Yesterday, I explained why the series of disturbing safety breaches at top-notch U.S. research labs shouldn’t surprise anyone. Since 2004, the number of labs authorized to handle the world’s deadliest microbes and biohazards has more than tripled. And according to the LA Times, the Government Accountability Office expressed concern about the proliferation of these laboratories in reports dating back to 2009.
The Centers for Disease Control (CDC) should oversee these labs and set rigorous safety standards. But they used very little foresight, precautionary measures, or even common sense to prevent these unacceptable safety lapses over the past decade.
So it’s not surprising these lapses occurred. It’s surprising they didn’t occur sooner. (Actually, several lapses did occur earlier. But they weren’t immediately reported. And so we’re only just hearing about them now, after the fact.)
Indeed, the story seems to unfold–and get worse–day by day…
One major lapse happened at the National Institutes of Health in Bethesda. This building sits across the street from thousands of vulnerable patients housed at the new Walter Reed National Military Medical Center. It also sits near the middle of one of the largest metropolitan areas in the country. And it’s just miles–as the crow flies–from the nation’s capital.
In this supposedly “secure” location, researchers discovered six vials of smallpox in an unused cold-storage room. The vials were labeled as “variola,” the most common and severe form of smallpox. Plus, at least two vials contained the live virus, capable of actively infecting people.
As you’ll recall, the smallpox virus nearly wiped out entire civilizations for centuries. But the CDC and other world health organizations have considered it an “eradicated disease” since 1980. I remember presenting a scientific paper in 1986 on how the CDC used anthropological methods to track down and isolate the final cases on the horn of Africa.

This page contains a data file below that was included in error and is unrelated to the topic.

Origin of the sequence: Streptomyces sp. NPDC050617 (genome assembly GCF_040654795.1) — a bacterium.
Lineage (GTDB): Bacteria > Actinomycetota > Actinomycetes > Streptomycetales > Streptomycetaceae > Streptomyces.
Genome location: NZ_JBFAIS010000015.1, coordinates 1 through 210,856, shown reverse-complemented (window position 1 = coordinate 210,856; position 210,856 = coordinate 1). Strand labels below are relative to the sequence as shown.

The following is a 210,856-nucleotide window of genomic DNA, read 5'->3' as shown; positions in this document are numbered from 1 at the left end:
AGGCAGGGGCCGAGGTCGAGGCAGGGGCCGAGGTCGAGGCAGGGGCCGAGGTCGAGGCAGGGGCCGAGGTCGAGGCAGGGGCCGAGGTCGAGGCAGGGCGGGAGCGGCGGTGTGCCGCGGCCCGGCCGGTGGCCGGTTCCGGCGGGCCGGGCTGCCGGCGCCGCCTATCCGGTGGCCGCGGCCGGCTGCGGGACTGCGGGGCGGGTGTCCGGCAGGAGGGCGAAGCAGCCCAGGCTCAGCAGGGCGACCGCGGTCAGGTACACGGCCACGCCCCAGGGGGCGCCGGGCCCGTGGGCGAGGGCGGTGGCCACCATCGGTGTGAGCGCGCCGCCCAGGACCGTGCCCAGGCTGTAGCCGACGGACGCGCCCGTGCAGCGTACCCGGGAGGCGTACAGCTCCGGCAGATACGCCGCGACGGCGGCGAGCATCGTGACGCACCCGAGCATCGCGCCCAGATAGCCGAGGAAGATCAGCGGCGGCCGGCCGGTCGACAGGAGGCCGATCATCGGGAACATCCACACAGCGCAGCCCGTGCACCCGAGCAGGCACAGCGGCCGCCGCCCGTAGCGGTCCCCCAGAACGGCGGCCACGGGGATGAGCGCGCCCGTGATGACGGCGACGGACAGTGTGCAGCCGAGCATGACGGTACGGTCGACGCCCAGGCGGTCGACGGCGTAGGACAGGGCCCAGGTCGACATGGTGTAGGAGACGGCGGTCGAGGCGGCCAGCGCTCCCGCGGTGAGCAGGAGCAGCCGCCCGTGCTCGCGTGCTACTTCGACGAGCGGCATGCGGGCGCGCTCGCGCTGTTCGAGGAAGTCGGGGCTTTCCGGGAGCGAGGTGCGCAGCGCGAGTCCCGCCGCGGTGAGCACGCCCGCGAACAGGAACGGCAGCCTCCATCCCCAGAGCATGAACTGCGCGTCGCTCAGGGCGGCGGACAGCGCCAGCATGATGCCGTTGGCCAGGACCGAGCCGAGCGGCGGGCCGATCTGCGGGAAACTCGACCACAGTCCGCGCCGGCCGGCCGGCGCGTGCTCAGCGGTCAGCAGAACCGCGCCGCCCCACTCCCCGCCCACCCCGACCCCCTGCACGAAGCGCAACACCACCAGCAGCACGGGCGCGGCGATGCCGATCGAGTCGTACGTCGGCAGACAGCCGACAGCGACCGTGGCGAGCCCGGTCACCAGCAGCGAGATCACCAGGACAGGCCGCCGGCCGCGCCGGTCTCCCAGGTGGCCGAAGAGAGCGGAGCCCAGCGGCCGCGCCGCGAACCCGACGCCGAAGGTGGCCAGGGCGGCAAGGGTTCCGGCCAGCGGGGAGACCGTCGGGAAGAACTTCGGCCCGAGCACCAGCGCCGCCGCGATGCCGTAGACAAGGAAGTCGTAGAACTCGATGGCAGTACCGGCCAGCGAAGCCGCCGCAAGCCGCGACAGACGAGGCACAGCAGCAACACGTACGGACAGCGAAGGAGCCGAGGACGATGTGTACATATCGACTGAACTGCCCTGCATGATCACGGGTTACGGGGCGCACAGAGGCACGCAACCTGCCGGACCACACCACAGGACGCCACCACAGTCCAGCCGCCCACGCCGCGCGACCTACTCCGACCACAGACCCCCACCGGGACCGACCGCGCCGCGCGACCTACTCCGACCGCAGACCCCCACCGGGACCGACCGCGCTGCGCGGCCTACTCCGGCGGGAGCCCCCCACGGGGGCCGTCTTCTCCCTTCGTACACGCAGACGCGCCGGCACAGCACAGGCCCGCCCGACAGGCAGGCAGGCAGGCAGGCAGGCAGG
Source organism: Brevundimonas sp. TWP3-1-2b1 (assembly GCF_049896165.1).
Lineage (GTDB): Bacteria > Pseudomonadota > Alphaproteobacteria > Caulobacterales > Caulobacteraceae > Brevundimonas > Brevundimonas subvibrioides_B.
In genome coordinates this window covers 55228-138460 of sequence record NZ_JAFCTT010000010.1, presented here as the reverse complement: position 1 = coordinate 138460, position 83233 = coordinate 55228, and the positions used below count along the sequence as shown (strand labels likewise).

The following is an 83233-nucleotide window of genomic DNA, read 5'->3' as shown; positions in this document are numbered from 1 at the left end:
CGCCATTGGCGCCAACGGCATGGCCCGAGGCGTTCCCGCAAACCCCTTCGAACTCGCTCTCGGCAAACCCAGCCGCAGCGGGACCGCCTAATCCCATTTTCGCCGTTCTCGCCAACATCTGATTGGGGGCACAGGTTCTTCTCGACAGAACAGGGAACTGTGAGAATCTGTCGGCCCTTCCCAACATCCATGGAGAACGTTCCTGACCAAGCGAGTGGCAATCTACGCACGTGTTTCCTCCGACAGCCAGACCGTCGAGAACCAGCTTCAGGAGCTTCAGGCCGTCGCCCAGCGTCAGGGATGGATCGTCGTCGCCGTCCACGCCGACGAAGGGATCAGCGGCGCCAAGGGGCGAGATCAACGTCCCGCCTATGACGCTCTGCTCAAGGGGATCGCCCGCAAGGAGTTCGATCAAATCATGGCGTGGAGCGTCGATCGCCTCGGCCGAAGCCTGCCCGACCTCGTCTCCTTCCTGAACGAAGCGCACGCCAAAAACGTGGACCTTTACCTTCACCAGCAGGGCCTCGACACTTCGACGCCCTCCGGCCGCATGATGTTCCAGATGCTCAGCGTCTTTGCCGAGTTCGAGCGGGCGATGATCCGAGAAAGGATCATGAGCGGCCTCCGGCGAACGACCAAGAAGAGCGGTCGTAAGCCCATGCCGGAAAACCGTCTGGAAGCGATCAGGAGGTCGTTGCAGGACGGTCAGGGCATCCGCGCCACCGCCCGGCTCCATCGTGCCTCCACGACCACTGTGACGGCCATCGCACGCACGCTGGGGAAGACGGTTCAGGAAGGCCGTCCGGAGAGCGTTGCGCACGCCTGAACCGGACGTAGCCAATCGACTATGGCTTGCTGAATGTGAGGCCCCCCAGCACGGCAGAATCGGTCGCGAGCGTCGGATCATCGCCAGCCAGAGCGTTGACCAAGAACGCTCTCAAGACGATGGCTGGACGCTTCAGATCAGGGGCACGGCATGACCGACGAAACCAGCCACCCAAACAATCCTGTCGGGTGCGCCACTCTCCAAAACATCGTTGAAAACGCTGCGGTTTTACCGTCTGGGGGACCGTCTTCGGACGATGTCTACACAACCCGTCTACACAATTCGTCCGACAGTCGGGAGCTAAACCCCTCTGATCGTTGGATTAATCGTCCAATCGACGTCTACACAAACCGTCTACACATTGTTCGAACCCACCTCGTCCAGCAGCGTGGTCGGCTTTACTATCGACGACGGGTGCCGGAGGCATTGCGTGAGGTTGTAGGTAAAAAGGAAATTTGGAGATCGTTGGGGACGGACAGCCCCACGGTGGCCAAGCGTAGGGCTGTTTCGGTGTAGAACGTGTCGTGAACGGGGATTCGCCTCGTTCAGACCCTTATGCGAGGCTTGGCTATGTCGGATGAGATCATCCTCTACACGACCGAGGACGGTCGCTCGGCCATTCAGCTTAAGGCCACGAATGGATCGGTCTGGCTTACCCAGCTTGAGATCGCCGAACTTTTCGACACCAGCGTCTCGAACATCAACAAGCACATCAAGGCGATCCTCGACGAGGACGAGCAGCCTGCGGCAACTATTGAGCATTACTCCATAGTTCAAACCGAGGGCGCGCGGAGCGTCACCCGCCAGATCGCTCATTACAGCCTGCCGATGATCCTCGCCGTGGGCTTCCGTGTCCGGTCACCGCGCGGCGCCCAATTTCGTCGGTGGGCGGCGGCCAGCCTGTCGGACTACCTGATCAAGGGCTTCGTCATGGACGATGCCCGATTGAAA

Today, the CDC is one of only two official repositories for smallpox. In fact, prior to this incident, health authorities had said the only known smallpox samples left in the world were safely stored in secure labs at the CDC in Atlanta and in Russia. So there is real alarm about how six vials of it were left in a low-security lab on the NIH campus for decades.
What was this deadly virus doing there?
Apparently, the smallpox samples were put in this cold-storage room at some point between 1946 and 1964. Then, when the lab transferred from the FDA to the NIH in 1972, they were inadvertently left behind. The storage room also contained “forgotten” samples of dengue, influenza and Q fever. It makes you wonder how many other dangerous vials lay “forgotten” in government labs across the country.
In another incident, workers at the CDC lab in Atlanta accidently contaminated a less serious sample of the bird flu with the deadly H5N1 strain. (As you’ll recall, H5N1 is the much-feared bird flu strain that infected 650 people worldwide since 2003, killing more than half of them.)
Then, CDC workers accidently shipped the contaminated sample to a U.S. Department of Agriculture facility in Athens, Georgia. The USDA workers only discovered the problem after several chickens died.
The CDC now admits to a series of similar mishaps over the last decade.
Of course, as I mentioned earlier, the CDC is responsible for overseeing all the labs in this country that handle biohazardous materials. Including all the university labs that caught rides on the government’s new “bioterror” gravy train. The CDC also tracks biohazards–including anthrax–anywhere on the planet. But, apparently, they can’t keep track of what gets left on their own doorstep.
Now, Congress and at least five government agencies, including the FBI and Department of Homeland Security, are getting involved to deal with this mess. But the government’s alphabet soup of agencies may be more dangerous than the soup of microbes swimming on the rest of the planet. Even the lame stream media laments that these recent problems have created a crisis of faith in federal agencies. (If there had been any faith left in the first place.)
The CDC did shut down two of its own labs after these frightening mistakes. Perhaps instead of opening more, expensive, state-of-the-art bioterrorism palaces, what we really should be doing is closing even more labs.
The government handles storage of their biohazardous booty about as well as they do anything else–which is very poorly.
Do you remember the dramatic closing scenes of the movie Citizen Kane from the 1940s? Or how about the closing to the Indiana Jones movie from the 1980s, Raiders of the Lost Ark? In the final scene, the camera lingers and pans over row upon row of boxes in storage.
That’s just like our federal government, the most acquisitive, greedy entity on the entire planet . (And in the case of Indiana Jones, that scene was a depiction of our government.) Like a roach motel, you can check something in, but you can never check it out. Once the government gets its hands on anything–from “forgotten” samples of smallpox to your tax dollars–it won’t ever let go.
I’ll keep you posted on further developments to this story.
1. “A CDC safety net full of holes,” LA Times (www.latimes.com) 7/21/2014